Did you know that Pinkerton’s hired the first lady detective? Her name was Kate Warne, and her story is partly told in the delightlful and touching middle grade novel The Detective’s Assistant, by the lovely Kate Hannigan.
There are so many wonderful things in this story. A few who worked on the Underground Railroad, even giving their lives. A redemption story, a young lady growing up and realizing who she is, and a few good mysteries.
And the ending made me tear up. Little Nell finds redemption for her Daddy, a swearing, drinking man of “questionable character,” as her Aunt seems to think.
She finds a family.
She finds something she can do.
She finds out the real reason her Daddy died.
And she helps save Abraham Lincoln’s life.
Nell Warne is fictional, but Kate Warne is as real as Abraham Lincoln. I think it is a very clever technique to tell the story of a famous person or should-be famous person through the eyes of a young hero that you want to use as the point-of-view for your children’s, middle-grade, or young adult novel.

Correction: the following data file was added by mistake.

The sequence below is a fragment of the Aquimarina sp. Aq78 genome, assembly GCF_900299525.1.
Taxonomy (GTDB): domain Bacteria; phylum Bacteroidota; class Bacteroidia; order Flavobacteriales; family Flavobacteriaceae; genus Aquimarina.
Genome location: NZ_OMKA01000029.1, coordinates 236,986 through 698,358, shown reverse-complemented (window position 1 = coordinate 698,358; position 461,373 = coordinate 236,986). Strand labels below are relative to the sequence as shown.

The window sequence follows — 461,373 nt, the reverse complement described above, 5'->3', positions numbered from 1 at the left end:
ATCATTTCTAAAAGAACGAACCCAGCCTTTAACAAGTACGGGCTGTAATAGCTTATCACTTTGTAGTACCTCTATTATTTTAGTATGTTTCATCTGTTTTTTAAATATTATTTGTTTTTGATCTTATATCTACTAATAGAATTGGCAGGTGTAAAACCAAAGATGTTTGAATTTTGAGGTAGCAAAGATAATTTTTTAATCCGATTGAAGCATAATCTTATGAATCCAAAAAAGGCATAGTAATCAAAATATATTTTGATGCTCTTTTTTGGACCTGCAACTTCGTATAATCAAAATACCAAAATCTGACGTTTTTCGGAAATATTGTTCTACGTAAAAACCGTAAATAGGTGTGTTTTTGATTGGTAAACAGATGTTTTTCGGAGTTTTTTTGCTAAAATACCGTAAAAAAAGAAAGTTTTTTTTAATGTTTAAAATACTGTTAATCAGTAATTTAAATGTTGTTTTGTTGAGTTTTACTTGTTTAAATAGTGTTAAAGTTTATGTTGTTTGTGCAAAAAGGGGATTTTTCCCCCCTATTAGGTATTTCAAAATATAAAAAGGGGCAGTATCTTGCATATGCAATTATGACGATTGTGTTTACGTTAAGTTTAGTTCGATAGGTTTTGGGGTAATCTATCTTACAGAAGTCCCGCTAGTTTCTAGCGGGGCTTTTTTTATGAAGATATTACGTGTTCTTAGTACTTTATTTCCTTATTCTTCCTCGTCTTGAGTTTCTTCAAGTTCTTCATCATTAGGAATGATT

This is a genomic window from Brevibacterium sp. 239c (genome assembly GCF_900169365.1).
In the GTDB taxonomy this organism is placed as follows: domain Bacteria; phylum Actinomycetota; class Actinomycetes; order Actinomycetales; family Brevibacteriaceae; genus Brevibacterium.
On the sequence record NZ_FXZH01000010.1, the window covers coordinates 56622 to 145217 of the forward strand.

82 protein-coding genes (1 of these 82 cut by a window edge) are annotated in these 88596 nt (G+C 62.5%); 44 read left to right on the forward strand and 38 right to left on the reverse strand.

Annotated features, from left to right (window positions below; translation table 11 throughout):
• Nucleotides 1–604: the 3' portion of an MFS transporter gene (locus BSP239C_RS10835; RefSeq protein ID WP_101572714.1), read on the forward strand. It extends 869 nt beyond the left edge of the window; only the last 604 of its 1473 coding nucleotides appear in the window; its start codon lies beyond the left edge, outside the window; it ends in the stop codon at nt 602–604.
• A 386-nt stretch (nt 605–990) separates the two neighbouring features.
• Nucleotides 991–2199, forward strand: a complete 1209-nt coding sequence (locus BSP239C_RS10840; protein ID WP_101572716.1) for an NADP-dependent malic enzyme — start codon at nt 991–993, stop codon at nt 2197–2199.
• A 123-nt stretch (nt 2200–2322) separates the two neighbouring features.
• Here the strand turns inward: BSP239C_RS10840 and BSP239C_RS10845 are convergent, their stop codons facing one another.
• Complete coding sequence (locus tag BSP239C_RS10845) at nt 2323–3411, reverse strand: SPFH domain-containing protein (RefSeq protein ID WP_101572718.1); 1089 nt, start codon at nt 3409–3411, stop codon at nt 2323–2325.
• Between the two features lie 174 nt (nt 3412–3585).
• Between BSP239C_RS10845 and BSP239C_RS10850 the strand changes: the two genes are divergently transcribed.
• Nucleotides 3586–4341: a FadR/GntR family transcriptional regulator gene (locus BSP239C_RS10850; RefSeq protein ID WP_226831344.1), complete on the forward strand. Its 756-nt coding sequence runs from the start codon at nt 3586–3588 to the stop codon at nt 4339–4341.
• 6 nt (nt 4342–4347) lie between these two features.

There were a few other reasons for my tears at the end of the book. Realizing that a woman helped saved Abraham Lincoln’s life in the first assassination attempt. Realizing that if she had not died of pneumonia at the age of 35, Lincoln might not have been assassinated at the end of the war (Allan Pinkerton called her the finest detective he had), and realizing that Allan Pinkerton’s son changed the course of history when he closed down the women’s department at Pinkerton’s. This made me sad and mad.
This is such a great read! It should be in every household library with children or young adults.